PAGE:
Education & Family

2009 Educators' Study Tour to Japan for Middle and High School Educators

10 educators were selected and participated in the 2009 Educators’ Study Tour to Japan.

2009 Tour Participants
  • Dorothy Bauhoff - Studio art, art history, Gotham Professional Arts Academy (Brooklyn, NY)
  • John Ciferni - Social Studies, Madison Junior High School (Madison, NJ)
  • Adrienne Husney - Global Studies, Bayside High School (Bayside, NY)
  • Deborah Isom - Assistant Principal, Queens Gateway Health Sciences Secondary School (Jamaica, NY)
  • Joel Lowy - Assistant Principal, NYC Museum School (New York, NY)
  • Christopher Lundgren - World History, Poly Prep Country Day (Brooklyn, NY)
  • Dalienne Majors - Dance, Berkeley Carroll School (Brooklyn, NY)
  • Darlene H. Miller - Principal, NYC Museum School (New York, NY)
  • Tim Needles - Fine Arts and Media, Smithtown High School East (St. James, NY)
  • Kyong Joo Pak - Global History, MLK High School for Law, Advocacy and Community Justice (New York, NY)

About 2009 Educators' Study Tour of Japan
The Educators' Study Tour to Japan offers educators the opportunity to travel to Japan for three weeks to experience Japan first hand and bring their experiences back to the classroom. The program is open to middle and high school educators, librarians and school administrators (Principals and Assistant Principals only), and includes a study tour to Japan in June-July, and orientation during the spring prior to departure for the cost of $500.

Of key importance in the application process is the clear demonstration of a firm commitment by the participants and their school administration to foster and sustain education on Japan in their school as an alliance partner with Japan Society.

7 full-time classroom teachers who teach about Japan as an area of instruction and 3 school administrators were selected for the program through a competitive process. Priority was given to interdisciplinary teams of two educators from the same school.

Highlights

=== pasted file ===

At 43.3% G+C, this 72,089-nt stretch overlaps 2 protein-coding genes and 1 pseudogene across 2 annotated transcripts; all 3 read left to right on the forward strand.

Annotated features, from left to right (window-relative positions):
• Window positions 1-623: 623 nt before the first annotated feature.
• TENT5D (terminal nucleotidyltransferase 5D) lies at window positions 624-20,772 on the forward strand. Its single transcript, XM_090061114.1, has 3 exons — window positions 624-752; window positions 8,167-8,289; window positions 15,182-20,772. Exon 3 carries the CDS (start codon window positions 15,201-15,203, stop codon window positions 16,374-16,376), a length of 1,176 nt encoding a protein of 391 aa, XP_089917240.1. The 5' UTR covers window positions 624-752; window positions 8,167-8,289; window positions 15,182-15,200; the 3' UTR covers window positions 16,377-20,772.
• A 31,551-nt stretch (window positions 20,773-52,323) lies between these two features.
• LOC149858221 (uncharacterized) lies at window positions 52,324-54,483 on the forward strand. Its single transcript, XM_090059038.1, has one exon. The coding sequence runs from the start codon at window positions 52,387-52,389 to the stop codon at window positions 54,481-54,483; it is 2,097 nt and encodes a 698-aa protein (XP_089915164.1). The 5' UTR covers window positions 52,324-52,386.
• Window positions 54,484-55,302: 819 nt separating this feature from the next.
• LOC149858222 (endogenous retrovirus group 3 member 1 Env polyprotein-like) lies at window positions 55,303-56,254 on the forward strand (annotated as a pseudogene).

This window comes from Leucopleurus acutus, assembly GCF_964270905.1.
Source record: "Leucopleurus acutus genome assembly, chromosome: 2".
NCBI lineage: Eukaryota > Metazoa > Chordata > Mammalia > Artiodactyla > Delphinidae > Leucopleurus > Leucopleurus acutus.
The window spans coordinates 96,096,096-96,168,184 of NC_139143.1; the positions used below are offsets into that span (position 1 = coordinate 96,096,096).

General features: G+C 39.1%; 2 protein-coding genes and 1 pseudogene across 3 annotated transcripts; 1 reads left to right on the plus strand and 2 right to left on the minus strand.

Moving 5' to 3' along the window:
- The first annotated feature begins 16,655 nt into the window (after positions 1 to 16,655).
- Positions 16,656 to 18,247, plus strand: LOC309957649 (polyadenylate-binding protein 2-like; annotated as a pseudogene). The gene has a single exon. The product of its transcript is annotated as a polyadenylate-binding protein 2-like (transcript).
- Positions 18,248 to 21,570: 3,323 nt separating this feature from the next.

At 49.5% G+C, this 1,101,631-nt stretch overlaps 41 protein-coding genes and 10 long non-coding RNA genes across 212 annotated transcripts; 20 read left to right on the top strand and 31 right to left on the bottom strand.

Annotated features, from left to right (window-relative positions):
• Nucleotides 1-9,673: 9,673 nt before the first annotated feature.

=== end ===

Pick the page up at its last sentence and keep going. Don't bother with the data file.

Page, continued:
The study tour acquainted the participants with Japanese society through a wide range of site visits in Tokyo, Aichi, Kyoto, Nara, Hiroshima and Wakayama. A homestay with a family and school visits in Obu-city in Aichi were significant parts of the program. An additional homestay with farmers in Arida-City in Wakayama offered the participants a first-hand opportunity to be familiar with Japan’s agricultural family lifestyle. The tour focused on K-12 school visits in Obu-city to help participants have a better understanding of Japan's education system by meeting their counterparts in Japanese schools. In addition, the group also visited a newly established integrated secondary public school (chu ko ikkan ko) in Urawa-city in Saitama and met a group of city councils. During a visit to Hiroshima, educators had the opportunity to meet two Hiroshima A-Bomb survivors. One survivor is Mr. Masahiro Sasaki, who is also known as an older brother of Sadako Sasaki whose 1,000 paper cranes have become a symbol of calling for international peace. Another survivor is Mr. Tsugio Ito, who lost two family members in two world tragedies – he lost his older brother in the Hiroshima bombing in 1945 and his son at World Trade Center, NY, during the 9.11 terrorist attacks in 2001. The group also had a chance to meet Mayor of Hiroshima City and shared views on a variety of ways to teach Hiroshima and Pacific War in schools in the U.S.

Preparation, Orientation & Follow-up

A multi-part orientation during the spring consisting of: an introductory meeting and dinner; five days of intensive academic training; four days of language training; and a final one-day discussion session about travel arrangements. Academic training included a 30-hour professional development course on Japanese history, Early Japanese History: From Ethnogenesis through Medieval Times and a 2 week-end crash course on basic Japanese language classes.

Participants attended all required orientation sessions at Japan Society and submitted a written teaching unit based on their experiences in Japan. Japan Society continues to work with NYC Museum School, one of the tour participants' schools that have been selected as an alliance partner school with Japan Society, to further promote education on Japan.

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